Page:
It had been a long dry spell, a very,very long dry spell. One hundred and eight years to be exact. One hundred and eight years since the Chicago Cubs last won a World Series. One hundred and eight years of many really bad teams. One hundred and eight years of good teams that never quite made it. One hundred and eight years of “just wait until next year.” One hundred and eight years of disappointment with moments of profound heartbreak thrown in for good measure. But as former Cubs WGN radio announcer Jack Brickhouse famously commented, “Any team can have a bad century.”
Just during my lifetime alone, there is the 1969 team which counted four future hall-of-famers on its roster and lost an 8-1/2 game lead in August to the Miracle Mets. As a 13-year-old who worshiped the team’s third baseman Ron Santo and loved the Cubs, them collapsing at the end of the season was devastating. Even today, some 47 years later, I still cannot read or watch anything about that team and their monumental breakdown.
We did it! We met our goal and visited all 59 of America’s beautiful, incredible, breathtakingly spectacular national parks! We visited them in the way we wanted to and spent as much time in them as we wanted to. Our shortest visit at a couple of the parks was just one day as seasonal weather dictated our access… our longest visit was more than a month as the sheer size of Yellowstone required it… and in the case of the Grand Canyon, we came back to it over and over and over again as the sheer wonder and beauty of the place demanded it. Two-and-a-half years… living in a motorhome… wow!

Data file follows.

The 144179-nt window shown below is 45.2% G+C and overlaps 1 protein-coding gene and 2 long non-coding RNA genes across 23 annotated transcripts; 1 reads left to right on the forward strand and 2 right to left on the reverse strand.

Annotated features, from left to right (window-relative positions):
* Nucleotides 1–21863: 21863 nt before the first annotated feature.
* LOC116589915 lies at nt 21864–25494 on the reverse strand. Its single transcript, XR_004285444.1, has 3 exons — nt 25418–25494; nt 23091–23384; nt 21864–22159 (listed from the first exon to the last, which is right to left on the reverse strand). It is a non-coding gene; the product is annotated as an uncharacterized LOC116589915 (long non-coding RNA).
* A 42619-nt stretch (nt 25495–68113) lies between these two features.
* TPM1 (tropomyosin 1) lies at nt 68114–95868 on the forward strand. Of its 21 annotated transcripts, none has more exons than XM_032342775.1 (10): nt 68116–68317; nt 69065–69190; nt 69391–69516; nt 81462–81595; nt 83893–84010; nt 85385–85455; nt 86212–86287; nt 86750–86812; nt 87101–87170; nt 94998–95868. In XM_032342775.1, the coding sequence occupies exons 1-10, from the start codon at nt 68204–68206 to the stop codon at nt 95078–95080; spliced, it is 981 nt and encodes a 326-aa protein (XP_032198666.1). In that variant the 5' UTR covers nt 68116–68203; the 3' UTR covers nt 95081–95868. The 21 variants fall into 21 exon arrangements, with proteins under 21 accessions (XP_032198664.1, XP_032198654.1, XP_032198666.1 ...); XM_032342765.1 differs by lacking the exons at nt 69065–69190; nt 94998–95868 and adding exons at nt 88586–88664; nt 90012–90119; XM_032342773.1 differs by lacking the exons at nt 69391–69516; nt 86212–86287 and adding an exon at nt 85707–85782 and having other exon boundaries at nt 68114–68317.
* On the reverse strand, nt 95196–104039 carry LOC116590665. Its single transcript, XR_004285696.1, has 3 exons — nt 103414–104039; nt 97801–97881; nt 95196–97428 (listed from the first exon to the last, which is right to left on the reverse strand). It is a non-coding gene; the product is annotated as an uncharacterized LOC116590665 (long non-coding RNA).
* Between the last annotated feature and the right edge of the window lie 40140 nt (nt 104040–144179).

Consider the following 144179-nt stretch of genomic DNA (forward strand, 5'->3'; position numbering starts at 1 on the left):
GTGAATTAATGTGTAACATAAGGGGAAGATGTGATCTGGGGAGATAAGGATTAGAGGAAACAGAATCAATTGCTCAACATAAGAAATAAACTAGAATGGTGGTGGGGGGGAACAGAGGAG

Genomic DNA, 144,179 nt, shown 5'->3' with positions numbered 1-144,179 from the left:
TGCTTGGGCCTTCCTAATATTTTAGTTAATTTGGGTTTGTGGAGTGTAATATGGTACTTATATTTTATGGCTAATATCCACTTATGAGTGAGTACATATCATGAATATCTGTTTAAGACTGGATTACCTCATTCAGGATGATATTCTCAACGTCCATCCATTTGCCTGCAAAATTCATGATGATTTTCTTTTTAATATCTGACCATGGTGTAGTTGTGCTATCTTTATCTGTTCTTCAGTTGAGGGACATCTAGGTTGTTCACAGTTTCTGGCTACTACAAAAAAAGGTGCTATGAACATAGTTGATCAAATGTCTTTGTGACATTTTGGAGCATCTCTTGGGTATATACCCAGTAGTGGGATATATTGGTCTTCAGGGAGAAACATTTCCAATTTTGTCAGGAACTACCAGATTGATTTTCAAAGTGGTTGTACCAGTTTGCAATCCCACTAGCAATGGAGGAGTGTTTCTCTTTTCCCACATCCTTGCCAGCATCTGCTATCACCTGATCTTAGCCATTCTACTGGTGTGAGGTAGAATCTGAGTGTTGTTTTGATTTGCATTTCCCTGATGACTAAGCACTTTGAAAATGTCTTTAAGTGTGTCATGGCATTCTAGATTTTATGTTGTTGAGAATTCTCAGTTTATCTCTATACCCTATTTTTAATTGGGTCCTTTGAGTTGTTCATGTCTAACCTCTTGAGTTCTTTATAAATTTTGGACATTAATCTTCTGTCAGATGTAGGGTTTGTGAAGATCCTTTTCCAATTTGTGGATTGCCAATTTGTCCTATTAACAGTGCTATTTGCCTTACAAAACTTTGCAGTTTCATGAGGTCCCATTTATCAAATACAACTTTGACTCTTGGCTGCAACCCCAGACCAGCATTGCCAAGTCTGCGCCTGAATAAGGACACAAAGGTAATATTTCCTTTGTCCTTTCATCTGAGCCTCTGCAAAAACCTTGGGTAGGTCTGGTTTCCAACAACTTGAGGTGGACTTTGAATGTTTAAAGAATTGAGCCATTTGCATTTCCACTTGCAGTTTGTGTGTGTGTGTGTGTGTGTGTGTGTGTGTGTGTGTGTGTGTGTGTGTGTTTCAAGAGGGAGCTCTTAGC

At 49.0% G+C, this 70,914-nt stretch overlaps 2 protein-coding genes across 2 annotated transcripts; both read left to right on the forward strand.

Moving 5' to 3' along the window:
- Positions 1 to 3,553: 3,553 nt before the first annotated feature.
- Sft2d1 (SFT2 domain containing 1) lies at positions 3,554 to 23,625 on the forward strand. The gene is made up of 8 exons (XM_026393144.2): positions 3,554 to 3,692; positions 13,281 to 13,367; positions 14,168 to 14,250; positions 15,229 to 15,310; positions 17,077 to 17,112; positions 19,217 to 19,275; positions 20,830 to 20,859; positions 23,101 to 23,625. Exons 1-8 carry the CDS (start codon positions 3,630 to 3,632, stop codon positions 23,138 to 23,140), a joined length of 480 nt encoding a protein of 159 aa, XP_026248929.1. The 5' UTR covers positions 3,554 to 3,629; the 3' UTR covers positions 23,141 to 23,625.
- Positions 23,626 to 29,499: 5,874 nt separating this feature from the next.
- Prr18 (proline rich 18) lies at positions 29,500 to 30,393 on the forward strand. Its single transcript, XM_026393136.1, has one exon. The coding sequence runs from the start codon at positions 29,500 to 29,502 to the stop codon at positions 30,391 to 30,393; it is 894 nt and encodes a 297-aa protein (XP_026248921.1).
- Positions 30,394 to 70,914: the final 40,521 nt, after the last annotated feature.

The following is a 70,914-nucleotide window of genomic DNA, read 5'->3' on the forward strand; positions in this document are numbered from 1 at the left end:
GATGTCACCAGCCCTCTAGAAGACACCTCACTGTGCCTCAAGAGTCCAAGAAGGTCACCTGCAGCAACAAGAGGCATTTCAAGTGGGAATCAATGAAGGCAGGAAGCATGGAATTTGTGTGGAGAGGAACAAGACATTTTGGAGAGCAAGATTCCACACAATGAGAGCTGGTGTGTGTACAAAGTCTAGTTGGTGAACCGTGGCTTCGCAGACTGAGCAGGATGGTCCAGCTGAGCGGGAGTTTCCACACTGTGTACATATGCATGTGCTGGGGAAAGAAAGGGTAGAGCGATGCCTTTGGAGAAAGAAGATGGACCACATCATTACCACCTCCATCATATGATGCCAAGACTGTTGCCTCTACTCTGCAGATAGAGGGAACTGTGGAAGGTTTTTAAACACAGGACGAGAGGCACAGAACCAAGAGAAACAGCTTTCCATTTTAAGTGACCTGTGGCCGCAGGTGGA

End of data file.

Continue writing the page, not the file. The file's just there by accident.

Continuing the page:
When asked what our favorite park was, Fred used to answer, “the next one,” for we were always anticipating what came next. But now that we’ve made our way through all of them, we both agree that it is, in fact, Grand Canyon National Park that is our favorite; it is easily the most grand thing we have or will ever see.
We will likely write more on what this trip meant to us and how it has changed us, but for now, we will share the little map I created at the beginning of our journey. It initially showed all 59 of the NP indicator pins red in color. With each National Park visit, I turned that pin from red to green so our blog readers could follow our progress. Well as you can see, they’re all green now — we hit all 59 of them!
In the years to come we expect Congress will continue to protect new lands and we’re betting some of the current park units will get an “upgrade” to a Capital-P Park(s). As this happens, we are committed to visiting these newly-appointed Parks, even if we have already visited them when they had a “lesser” ranking.
And so life goes… we will set our circus down someplace and settle in. I’m looking more forward to this than Fred is, but he knows I didn’t commit to being a “full-timer” living in an RV forever. Once we establish a new home in a new community, our wanderlust will surely not leave us and thus we will continue to travel in this, the greatest country on earth; the one that saw to it to protect its most treasured gifts, the very beautiful places we protect as national parks.
Here we are in the southern hemisphere somewhere in the middle of the Pacific Ocean. The National Park of American Samoa — our 59th and final park.
We struggled to find a lot of information on visiting American Samoa, so in an effort to help other people who also plan to make the journey to this remote place, we are happy to share some travel logistics here.